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Posts in Category: motivation

Recently, as one of the moderators of a weekly luncheon networking group, I had the joy of facilitating a spirited discussion regarding employee retention. What transpired was a wonderful exchange of thoughts and ideas!  If asked

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Recently my brother suffered a massive stroke.  The safe and familiar world stopped for the patient and all family members.  All focus and attention drew to the situation at hand.

Our family is littered with Type A characters; it’s just one of our

Inevitably, we can find ourselves in sticky situations with co-workers, clients, vendors or customers.  It could be an office communication, a behavioral issue, a contract deliverable or a simple sales transaction.  These can be awkward or sensitive to navigate, especially if we were involved directly or indirectly with the situation itself.  Getting to resolution isn’t always easy, but when it

Being reactive all day long is fun isn’t it?  You don’t have time to think.  As a matter of fact, thinking has nothing to do with it.  You’re pulled and pushed in every direction.  You’re on, needed, valuable, indispensible, right?  The day goes by quickly with an adrenaline rush and you go home wiped out, but what did you get

I recently received an affirming and very gracious note from a client expressing gratitude for our meetings and expressing how important it was to no longer feel or be alone.

For many entrepreneurs, owners and leaders, feeling isolated is not uncommon; the saying goes it’s lonely at the top. However, we’re supposed to tough it out, figure it out ourselves,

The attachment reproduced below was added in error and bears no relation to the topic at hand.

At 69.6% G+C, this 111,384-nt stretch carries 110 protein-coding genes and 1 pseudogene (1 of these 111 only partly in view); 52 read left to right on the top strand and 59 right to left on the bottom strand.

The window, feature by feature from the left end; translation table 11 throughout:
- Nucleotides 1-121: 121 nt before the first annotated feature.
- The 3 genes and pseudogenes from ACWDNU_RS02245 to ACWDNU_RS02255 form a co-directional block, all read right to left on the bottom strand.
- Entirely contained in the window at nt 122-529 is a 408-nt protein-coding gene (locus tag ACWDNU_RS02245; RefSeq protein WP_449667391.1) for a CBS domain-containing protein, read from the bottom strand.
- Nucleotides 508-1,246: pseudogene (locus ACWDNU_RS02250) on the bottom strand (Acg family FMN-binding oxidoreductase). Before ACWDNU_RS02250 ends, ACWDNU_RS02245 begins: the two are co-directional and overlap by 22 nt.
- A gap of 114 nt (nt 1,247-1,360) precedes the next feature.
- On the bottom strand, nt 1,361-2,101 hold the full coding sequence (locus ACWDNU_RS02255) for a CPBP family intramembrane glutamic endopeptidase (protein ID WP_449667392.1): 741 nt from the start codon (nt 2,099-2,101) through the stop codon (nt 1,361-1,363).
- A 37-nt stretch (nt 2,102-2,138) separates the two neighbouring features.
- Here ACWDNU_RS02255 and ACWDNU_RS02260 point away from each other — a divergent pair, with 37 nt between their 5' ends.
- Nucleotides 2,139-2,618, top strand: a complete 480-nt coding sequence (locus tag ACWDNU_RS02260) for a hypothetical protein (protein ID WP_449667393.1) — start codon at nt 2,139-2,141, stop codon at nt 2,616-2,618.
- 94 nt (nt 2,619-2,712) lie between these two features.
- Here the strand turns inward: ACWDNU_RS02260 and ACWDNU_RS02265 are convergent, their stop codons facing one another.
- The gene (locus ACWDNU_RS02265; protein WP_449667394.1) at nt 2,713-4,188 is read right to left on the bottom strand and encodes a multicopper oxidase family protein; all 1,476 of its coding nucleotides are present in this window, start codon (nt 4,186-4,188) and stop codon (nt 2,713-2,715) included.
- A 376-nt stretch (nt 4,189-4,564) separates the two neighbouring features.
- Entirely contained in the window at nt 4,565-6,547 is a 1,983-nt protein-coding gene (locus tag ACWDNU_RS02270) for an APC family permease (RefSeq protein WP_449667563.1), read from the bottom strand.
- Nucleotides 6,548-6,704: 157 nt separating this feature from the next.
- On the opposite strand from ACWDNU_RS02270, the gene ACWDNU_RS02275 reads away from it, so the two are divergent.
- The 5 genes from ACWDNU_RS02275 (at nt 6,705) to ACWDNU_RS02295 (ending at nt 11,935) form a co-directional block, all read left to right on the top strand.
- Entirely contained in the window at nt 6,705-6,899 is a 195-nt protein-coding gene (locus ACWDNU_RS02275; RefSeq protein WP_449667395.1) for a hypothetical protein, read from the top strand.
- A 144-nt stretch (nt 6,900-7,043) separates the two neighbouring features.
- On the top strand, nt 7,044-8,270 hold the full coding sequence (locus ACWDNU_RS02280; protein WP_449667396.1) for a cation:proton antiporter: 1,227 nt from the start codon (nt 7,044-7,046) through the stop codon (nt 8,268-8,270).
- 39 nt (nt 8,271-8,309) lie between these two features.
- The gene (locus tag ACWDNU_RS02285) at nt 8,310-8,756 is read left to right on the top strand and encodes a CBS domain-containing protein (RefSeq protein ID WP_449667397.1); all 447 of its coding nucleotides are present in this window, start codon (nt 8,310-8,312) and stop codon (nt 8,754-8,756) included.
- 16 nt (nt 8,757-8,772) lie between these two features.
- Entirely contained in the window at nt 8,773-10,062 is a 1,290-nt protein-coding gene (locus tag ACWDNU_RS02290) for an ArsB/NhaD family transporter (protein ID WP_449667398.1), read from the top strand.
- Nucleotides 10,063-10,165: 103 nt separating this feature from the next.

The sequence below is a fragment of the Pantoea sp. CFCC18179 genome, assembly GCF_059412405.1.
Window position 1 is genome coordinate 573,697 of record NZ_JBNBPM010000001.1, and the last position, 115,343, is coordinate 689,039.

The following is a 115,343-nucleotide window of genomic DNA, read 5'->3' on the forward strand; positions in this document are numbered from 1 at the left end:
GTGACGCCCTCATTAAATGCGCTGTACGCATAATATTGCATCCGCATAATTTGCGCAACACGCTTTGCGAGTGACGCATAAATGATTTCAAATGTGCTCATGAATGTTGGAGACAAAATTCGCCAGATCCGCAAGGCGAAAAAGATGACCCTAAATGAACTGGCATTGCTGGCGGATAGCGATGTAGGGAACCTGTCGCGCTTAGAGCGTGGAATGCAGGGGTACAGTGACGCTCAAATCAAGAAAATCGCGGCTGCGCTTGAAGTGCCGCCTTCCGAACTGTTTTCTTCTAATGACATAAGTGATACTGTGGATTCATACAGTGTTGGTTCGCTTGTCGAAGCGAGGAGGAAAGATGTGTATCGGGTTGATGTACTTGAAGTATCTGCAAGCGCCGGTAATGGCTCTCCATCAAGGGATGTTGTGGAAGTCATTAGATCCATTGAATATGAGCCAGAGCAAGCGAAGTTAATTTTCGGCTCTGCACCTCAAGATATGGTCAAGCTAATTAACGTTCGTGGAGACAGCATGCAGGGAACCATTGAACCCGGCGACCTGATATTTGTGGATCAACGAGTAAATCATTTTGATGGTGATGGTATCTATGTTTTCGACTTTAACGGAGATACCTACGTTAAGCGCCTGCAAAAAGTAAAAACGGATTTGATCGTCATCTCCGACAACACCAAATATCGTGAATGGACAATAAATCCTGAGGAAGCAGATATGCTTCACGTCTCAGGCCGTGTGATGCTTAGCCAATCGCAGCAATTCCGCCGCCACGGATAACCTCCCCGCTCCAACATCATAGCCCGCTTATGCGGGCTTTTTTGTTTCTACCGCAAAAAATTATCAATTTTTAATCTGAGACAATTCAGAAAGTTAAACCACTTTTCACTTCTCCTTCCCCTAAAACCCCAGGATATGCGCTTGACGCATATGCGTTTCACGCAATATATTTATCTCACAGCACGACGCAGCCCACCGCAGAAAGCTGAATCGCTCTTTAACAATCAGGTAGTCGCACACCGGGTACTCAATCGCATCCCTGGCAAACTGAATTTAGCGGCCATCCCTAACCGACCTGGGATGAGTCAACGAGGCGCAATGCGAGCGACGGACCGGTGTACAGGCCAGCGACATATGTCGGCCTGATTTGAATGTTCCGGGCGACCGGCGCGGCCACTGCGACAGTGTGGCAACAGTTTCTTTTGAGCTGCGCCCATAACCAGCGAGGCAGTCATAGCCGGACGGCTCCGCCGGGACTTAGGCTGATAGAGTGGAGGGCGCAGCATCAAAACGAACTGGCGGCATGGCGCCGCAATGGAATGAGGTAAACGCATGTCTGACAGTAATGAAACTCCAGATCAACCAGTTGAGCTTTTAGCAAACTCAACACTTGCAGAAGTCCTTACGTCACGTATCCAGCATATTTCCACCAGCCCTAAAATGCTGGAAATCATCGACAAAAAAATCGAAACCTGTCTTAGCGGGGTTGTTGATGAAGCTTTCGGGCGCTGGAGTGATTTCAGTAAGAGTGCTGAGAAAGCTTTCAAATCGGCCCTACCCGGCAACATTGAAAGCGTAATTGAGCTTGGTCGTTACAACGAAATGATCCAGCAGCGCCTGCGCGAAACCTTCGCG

After watching the NFL playoffs and the Super Bowl this year, two observations emerged.  First, they were exciting and outstanding games.  Second, the impact and importance of the shift in momentum on the field from one team to another significantly impacted the outcome of the games.  This is true for most sporting events and it is no different in business. 

When people are in pain or distress, one of the best things that can happen is to have someone just listen to them.

All people need to be heard and validated.  Authentic active listening is practiced without passing judgment or providing prescription, just acknowledgement.  The person in need must know clearly that they are important, safe and especially – not alone. 

This summer I had the opportunity to participate in the Delaware Valley Opera Company Summer Festival as I have done since 2004. But the real test for me happened behind the scenes. All of which was never seen by an audience, but it changed me significantly.

My schedule allowed me to be in the chorus

At the end of a recent workshop presentation there was some time for a few questions. A woman in the front row simply asked: “how do you stay motivated?” Hmmm. This actually took me a little by surprise. In point of fact, it was great. While pondering the presentation content, she was in her head engaged with her own business

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